An ecological perceptual aid for precision vertical landings
Author(s)Smith, Cristin Anne
Massachusetts Institute of Technology. Dept. of Aeronautics and Astronautics.
Mary L. Cummings and Laura M. Forest.
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Pilots of vertical landing vehicles face numerous control challenges which often involve the loss of outside visual perceptual cues or the control of flight parameters within tight constraints. These challenges are often associated with a high mental workload, therefore, a precision landing aid that addresses and helps to mitigate these challenges, and reduce mental workload is needed. To address this need, a cognitive task analysis identified specific situation awareness requirements for the design of a vertical landing aid in order to reduce the mental steps required during a vertical landing. From these requirements, a new vertical landing decision aid, known as the Vertical Altitude and Velocity Indicator (VAVI) was designed, which displays altitude and vertical speed information in an integrated form including the display of flight parameter safety constraints. The display instrument takes advantage of direct-perception interaction by leveraging ecological perception and emergent features to provide quick perception and comprehension of critical flight parameters in an integrated fashion. To test the effectiveness of the VAVI for vertical landing and hover performance, an experiment was conducted in which participants flew a simulated Harrier vertical landing flight profile using Microsoft Flight Simulator (MSFS) 2004.(cont.) Participants were recruited for their helicopter pilot experience or PC flight simulator experience. Two heads-up displays were implemented: one which included the VAVI, and another which displayed altitude and vertical speed information consistent with operational V/STOL aircraft head-up displays. A 2x2 ANOVA design was utilized in which the heads-up display was a between-subjects factor and flight task, which included hovering and landing, was a within-subjects factor. Participants participated in two test scenarios which involved hovering at a specified altitudes and descending using either a static or dynamic vertical speed heuristic. The VAVI showed statistically significantly better vertical speed control performance over the conventional display of altitude and vertical speed. Similarly, though not statistically significant, other dependent variables used to measure landing performance as well as precision hovering consistently resulted in better performance with the VAVI. A subjective workload survey indicated that the VAVI caused less workload across all experimental tasks, indicating that the VAVI does help to remove some of the demanding cognitive processes currently associated with vertical landing and hover operations. Future design and implementation issues are discussed.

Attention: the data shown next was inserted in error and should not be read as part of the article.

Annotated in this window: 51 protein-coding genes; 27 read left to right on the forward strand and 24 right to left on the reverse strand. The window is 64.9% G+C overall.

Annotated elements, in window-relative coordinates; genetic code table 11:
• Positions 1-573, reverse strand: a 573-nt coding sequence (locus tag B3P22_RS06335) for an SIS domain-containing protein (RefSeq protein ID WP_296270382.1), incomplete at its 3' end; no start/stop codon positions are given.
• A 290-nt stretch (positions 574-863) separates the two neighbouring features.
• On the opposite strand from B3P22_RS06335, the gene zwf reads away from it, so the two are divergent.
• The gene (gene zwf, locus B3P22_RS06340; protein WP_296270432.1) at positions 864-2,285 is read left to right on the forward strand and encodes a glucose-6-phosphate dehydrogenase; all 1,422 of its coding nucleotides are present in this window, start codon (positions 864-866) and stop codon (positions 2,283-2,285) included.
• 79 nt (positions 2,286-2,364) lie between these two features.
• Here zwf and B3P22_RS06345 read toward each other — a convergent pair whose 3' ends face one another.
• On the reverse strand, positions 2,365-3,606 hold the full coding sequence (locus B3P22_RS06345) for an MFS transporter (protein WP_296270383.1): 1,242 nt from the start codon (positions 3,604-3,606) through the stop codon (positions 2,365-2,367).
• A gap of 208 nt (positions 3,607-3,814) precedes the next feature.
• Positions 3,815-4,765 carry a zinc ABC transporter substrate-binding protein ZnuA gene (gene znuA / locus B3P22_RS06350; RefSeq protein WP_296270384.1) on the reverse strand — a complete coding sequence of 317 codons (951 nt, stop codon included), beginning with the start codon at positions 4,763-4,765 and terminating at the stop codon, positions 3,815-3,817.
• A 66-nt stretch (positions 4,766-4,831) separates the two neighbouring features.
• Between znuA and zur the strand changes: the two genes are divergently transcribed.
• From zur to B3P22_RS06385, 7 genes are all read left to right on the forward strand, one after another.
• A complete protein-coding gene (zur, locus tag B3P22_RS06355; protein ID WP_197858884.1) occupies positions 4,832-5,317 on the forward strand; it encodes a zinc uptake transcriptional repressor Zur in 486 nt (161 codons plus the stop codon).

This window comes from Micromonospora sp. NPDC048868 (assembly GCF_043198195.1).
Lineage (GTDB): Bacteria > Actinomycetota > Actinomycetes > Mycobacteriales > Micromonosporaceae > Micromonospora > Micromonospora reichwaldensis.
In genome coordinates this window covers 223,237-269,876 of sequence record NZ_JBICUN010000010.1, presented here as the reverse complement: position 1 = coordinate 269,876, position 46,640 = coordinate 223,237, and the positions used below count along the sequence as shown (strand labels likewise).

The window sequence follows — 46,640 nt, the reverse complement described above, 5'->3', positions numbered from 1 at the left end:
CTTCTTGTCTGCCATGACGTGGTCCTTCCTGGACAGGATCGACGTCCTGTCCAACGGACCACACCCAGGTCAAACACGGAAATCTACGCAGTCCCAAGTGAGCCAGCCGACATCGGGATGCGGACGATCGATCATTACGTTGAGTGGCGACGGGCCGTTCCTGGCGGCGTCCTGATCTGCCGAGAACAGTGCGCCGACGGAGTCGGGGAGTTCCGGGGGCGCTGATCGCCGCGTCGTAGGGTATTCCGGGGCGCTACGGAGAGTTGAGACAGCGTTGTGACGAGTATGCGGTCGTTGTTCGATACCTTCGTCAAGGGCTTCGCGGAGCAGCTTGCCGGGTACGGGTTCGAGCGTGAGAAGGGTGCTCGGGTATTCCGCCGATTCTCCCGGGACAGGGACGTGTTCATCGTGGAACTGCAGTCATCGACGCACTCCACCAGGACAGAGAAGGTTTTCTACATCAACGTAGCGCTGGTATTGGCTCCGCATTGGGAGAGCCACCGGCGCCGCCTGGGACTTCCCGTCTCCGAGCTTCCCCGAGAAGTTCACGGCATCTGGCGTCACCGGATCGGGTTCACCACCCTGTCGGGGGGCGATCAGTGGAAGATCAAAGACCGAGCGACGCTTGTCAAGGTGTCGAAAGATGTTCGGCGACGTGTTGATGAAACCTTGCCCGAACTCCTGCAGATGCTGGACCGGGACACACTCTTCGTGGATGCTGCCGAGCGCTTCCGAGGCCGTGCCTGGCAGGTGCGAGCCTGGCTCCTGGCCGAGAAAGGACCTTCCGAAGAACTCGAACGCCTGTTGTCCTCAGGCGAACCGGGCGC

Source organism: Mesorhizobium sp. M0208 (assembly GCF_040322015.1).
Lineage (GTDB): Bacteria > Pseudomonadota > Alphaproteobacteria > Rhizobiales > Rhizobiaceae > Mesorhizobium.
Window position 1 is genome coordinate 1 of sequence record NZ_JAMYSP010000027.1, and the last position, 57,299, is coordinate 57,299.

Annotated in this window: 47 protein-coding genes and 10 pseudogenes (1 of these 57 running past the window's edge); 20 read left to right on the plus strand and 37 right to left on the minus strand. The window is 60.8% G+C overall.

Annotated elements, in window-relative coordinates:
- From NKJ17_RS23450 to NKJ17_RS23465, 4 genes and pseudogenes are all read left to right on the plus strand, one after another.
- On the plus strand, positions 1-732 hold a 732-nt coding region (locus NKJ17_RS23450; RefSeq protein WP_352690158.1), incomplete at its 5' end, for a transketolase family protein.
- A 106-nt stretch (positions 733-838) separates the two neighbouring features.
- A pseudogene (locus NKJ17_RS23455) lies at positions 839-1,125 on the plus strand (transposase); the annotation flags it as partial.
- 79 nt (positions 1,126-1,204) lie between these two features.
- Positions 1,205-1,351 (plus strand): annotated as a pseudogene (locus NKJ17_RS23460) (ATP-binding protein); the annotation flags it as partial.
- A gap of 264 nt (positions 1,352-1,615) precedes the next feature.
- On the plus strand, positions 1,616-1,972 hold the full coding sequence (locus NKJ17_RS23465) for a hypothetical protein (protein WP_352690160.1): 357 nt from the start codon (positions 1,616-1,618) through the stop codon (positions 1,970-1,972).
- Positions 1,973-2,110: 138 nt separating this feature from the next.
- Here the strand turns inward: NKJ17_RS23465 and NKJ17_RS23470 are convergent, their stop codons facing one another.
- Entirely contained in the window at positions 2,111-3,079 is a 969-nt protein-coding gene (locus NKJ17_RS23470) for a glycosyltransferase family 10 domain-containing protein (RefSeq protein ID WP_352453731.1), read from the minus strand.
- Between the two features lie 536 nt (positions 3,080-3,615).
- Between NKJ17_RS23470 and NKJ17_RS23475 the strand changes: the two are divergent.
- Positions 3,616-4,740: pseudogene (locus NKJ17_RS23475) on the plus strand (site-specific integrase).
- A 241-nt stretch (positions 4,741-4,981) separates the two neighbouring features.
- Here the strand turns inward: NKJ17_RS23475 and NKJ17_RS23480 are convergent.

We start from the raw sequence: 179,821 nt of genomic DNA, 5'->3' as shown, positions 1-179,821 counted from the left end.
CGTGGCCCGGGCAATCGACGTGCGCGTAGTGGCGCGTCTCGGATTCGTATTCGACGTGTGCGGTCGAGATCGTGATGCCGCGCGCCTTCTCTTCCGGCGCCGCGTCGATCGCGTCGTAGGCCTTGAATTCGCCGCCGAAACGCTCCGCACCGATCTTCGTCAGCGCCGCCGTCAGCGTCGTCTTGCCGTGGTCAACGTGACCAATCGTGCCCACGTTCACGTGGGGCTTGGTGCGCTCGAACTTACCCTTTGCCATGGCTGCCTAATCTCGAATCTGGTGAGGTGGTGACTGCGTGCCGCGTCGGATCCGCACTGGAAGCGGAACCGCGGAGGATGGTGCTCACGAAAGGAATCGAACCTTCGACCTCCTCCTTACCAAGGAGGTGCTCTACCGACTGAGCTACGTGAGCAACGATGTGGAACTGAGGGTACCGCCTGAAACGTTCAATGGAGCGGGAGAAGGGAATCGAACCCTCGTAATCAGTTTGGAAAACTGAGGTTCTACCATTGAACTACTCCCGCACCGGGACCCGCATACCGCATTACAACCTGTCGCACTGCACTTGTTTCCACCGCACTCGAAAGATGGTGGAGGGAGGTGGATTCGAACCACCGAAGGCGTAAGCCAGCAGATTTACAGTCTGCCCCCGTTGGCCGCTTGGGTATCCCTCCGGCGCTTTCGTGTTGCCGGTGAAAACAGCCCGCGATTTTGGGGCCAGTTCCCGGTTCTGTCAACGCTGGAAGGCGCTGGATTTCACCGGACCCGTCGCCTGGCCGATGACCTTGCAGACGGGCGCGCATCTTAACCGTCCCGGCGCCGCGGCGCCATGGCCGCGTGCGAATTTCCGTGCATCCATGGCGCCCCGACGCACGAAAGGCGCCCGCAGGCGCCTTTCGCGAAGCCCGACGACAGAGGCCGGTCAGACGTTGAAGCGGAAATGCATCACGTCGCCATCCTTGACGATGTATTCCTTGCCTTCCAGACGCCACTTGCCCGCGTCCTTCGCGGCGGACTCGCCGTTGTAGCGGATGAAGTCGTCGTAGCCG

Thesis (S.M.)--Massachusetts Institute of Technology, Dept. of Aeronautics and Astronautics, 2006.Includes bibliographical references (p. 157-162).
DepartmentMassachusetts Institute of Technology. Dept. of Aeronautics and Astronautics.
Massachusetts Institute of Technology
Aeronautics and Astronautics.